Team overseeing Baltimore Police consent decree assures public of progress despite turnover in department

Sweeping policy reforms are moving forward, despite turnover in the Baltimore police department, members of a team overseeing the Baltimore police consent decree told residents at a public meeting Tuesday night.

Six members of the independent monitoring team spoke to residents about the progress at its first quarterly update at Mount Pleasant Church in Northeast Baltimore.

While team members have been questioned about turnover at the police department, “There has not been any slowdown whatsoever,” said Charles Ramsey, a member of the monitoring team.

After Baltimore Police Commissioner Darryl De Sousa was appointed earlier this year, two top police officials in charge of consent decree implementation announced their departure.

Tuesday’s meeting comes a week before officials from the monitoring team, the police department and U.S. Department of Justice are expected to provide updates at a public hearing to U.S. District Court Judge James K. Bredar, who must evaluate the police department’s compliance with the consent decree.

The consent decree was reached between the city, police department and the Justice Department last year after a Justice Department investigation found that Baltimore police routinely violated residents’ civil rights, particularly in poor, predominantly black neighborhoods. The investigation was prompted by the April 2015 death of Freddie Gray from injuries sustained while in police custody.

Members of the monitoring team said Tuesday that the parties continue to move forward to meet deadlines outlined in a first year plan of the consent decree.

Many of the reforms call for reviews of policies, the development of training curricula and making assessments, “all of which are aimed at ensuring effective, safe, constitutional policing,” the monitor’s first year plan reads.

Monitoring team member Seth Rosenthal said Tuesday night that the team has been meeting regularly with police and Justice Department officials. The team is also in daily email or phone communication with Bredar.

“He is very actively involved,” Rosenthal said. The team meets every two weeks for several hours with the judge to discuss issues at a “granular level,” Rosenthal said.

Team members also meet regularly with members of the Baltimore police union and groups of officers to discuss the consent decree.

Several team members spoke of the progress in areas of the transportation of in-custody persons, use of force policy, misconduct investigations and community outreach.

Issues of police misconduct and use of force were focused on in the first year in response to community feedback and given community concerns raised after extensive corruption was discussed in trials for former Gun Trace Task Force officers, said monitoring team member Hassan Aden.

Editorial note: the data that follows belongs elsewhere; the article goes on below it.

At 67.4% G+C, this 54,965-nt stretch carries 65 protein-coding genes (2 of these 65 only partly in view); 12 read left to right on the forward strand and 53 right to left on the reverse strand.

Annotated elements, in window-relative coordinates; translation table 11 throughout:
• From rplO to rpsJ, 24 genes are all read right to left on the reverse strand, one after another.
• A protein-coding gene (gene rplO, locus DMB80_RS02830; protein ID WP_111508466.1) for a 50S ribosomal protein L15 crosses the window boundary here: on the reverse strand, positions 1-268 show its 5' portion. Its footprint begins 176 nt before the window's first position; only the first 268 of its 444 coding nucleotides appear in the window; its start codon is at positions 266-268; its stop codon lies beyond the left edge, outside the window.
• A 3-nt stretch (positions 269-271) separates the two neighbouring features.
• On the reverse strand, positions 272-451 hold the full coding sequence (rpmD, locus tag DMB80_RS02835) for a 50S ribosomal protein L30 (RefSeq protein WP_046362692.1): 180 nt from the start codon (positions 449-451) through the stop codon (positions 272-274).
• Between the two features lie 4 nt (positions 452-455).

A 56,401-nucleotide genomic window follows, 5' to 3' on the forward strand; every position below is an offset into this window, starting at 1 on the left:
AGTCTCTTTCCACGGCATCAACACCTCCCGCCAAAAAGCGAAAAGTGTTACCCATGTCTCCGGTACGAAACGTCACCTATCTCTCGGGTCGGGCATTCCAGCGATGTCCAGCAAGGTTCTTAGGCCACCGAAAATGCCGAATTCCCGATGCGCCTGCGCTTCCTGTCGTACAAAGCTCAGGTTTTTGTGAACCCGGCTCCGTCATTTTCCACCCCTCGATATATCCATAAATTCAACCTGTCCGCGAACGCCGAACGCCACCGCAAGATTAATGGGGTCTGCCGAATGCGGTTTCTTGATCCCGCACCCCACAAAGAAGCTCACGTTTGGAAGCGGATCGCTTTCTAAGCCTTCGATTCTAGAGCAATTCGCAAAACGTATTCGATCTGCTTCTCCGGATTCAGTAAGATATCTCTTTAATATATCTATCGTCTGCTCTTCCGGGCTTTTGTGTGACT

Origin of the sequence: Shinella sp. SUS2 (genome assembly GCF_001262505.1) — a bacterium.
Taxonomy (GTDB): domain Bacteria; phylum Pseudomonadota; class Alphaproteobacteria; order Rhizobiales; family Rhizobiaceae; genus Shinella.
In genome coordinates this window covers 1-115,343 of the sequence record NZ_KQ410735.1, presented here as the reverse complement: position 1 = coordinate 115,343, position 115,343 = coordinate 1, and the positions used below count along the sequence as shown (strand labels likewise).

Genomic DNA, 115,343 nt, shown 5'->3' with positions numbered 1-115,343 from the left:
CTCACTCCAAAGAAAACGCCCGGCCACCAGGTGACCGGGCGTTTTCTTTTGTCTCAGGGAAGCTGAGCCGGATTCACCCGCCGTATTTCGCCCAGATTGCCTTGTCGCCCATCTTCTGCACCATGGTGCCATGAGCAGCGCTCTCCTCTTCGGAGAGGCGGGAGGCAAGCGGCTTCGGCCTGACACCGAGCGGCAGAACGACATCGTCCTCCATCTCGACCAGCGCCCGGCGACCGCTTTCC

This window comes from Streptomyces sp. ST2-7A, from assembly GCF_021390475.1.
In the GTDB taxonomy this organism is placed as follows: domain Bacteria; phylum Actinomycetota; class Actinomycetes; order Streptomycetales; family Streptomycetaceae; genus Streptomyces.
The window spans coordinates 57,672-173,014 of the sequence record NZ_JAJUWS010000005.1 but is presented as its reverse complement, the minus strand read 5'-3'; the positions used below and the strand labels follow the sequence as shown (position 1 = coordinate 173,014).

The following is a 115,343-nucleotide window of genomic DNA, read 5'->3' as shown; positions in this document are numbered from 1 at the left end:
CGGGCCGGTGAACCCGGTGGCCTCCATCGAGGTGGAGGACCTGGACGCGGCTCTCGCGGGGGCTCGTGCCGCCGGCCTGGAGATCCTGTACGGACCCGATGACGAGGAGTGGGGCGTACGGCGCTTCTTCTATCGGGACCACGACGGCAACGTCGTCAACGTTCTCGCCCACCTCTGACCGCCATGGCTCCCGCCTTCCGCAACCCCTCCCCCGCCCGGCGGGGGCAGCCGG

Aden said the police department supervisors have already been trained on new ways to take complaints against officers. After evaluating policies, he said the department no longer requires that complaints have to be filed in person but can now be collected online.

Several people who attended the meeting questioned why more has been done in the year since the consent decree was approved last April. Team members cautioned that the consent decree takes time, and that it requires policy changes, training and then assessment.

“Reform proceeds in stages,” Rosenthal said.

The monitor’s first-year plan also includes deadlines for community feedback and the drafting of revised policies on a range of topics, but many changes won’t be adopted by the department until later.

BPD first must establish revised policies in each area. Then it must develop and conduct training on those revised policies,” the plan states. “Only after officers have been trained on new policies and have worked under them for a meaningful period can the Monitoring Team comprehensively assess whether, across a material amount of time or number of events, new policies are actually resulting in the real-world changes that the Consent Decree requires.”

For example, the plan includes nearly 30 dates related to the review of the department’s use of force policy. A final policy is not scheduled to be approved until July, curriculum won’t be finalized until December and training won’t begin until next year, under the plan.

The consent decree also requires reforms on a range of topics, including how the police department investigates sexual assaults and policies to prevent racial profiling. It also requires the department to adopt better technology, improve hiring and retention within the department, and requires the city to create and promote programs to deter youth from the criminal justice system.

jkanderson@baltsun.com

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